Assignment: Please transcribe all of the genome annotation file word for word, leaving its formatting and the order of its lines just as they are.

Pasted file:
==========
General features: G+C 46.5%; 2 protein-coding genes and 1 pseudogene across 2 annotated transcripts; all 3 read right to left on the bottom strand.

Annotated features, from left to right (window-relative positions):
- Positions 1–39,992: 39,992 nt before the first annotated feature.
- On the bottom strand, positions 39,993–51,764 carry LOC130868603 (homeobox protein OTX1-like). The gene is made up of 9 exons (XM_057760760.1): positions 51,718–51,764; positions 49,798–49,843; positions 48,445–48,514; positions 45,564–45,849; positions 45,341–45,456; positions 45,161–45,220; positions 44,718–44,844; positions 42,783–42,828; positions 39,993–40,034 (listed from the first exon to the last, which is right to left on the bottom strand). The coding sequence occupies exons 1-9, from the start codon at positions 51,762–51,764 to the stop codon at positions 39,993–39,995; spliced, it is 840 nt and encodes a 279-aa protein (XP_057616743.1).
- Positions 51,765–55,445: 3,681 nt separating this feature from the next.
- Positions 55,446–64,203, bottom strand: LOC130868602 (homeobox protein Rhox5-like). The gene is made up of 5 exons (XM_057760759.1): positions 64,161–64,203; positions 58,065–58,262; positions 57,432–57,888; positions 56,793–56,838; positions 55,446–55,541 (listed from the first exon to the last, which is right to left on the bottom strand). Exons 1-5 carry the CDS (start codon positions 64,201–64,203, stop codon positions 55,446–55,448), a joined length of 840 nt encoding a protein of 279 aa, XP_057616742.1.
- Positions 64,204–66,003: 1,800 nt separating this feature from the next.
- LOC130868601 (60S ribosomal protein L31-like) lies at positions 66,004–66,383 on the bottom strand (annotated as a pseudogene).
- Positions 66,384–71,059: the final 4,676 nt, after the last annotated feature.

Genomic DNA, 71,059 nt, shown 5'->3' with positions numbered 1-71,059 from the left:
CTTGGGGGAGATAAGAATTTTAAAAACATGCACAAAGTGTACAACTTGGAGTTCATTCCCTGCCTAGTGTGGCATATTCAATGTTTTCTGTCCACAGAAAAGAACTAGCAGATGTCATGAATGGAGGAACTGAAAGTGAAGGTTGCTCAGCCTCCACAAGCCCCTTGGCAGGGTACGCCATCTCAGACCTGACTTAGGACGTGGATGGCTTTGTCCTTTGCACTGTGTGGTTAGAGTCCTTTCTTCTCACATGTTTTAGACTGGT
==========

General features: G+C 46.5%; 2 protein-coding genes and 1 pseudogene across 2 annotated transcripts; all 3 read right to left on the bottom strand.

Annotated features, from left to right (window-relative positions):
- Positions 1–39,992: 39,992 nt before the first annotated feature.
- On the bottom strand, positions 39,993–51,764 carry LOC130868603 (homeobox protein OTX1-like). The gene is made up of 9 exons (XM_057760760.1): positions 51,718–51,764; positions 49,798–49,843; positions 48,445–48,514; positions 45,564–45,849; positions 45,341–45,456; positions 45,161–45,220; positions 44,718–44,844; positions 42,783–42,828; positions 39,993–40,034 (listed from the first exon to the last, which is right to left on the bottom strand). The coding sequence occupies exons 1-9, from the start codon at positions 51,762–51,764 to the stop codon at positions 39,993–39,995; spliced, it is 840 nt and encodes a 279-aa protein (XP_057616743.1).
- Positions 51,765–55,445: 3,681 nt separating this feature from the next.
- Positions 55,446–64,203, bottom strand: LOC130868602 (homeobox protein Rhox5-like). The gene is made up of 5 exons (XM_057760759.1): positions 64,161–64,203; positions 58,065–58,262; positions 57,432–57,888; positions 56,793–56,838; positions 55,446–55,541 (listed from the first exon to the last, which is right to left on the bottom strand). Exons 1-5 carry the CDS (start codon positions 64,201–64,203, stop codon positions 55,446–55,448), a joined length of 840 nt encoding a protein of 279 aa, XP_057616742.1.
- Positions 64,204–66,003: 1,800 nt separating this feature from the next.
- LOC130868601 (60S ribosomal protein L31-like) lies at positions 66,004–66,383 on the bottom strand (annotated as a pseudogene).
- Positions 66,384–71,059: the final 4,676 nt, after the last annotated feature.

Genomic DNA, 71,059 nt, shown 5'->3' with positions numbered 1-71,059 from the left:
CTTGGGGGAGATAAGAATTTTAAAAACATGCACAAAGTGTACAACTTGGAGTTCATTCCCTGCCTAGTGTGGCATATTCAATGTTTTCTGTCCACAGAAAAGAACTAGCAGATGTCATGAATGGAGGAACTGAAAGTGAAGGTTGCTCAGCCTCCACAAGCCCCTTGGCAGGGTACGCCATCTCAGACCTGACTTAGGACGTGGATGGCTTTGTCCTTTGCACTGTGTGGTTAGAGTCCTTTCTTCTCACATGTTTTAGACTGGT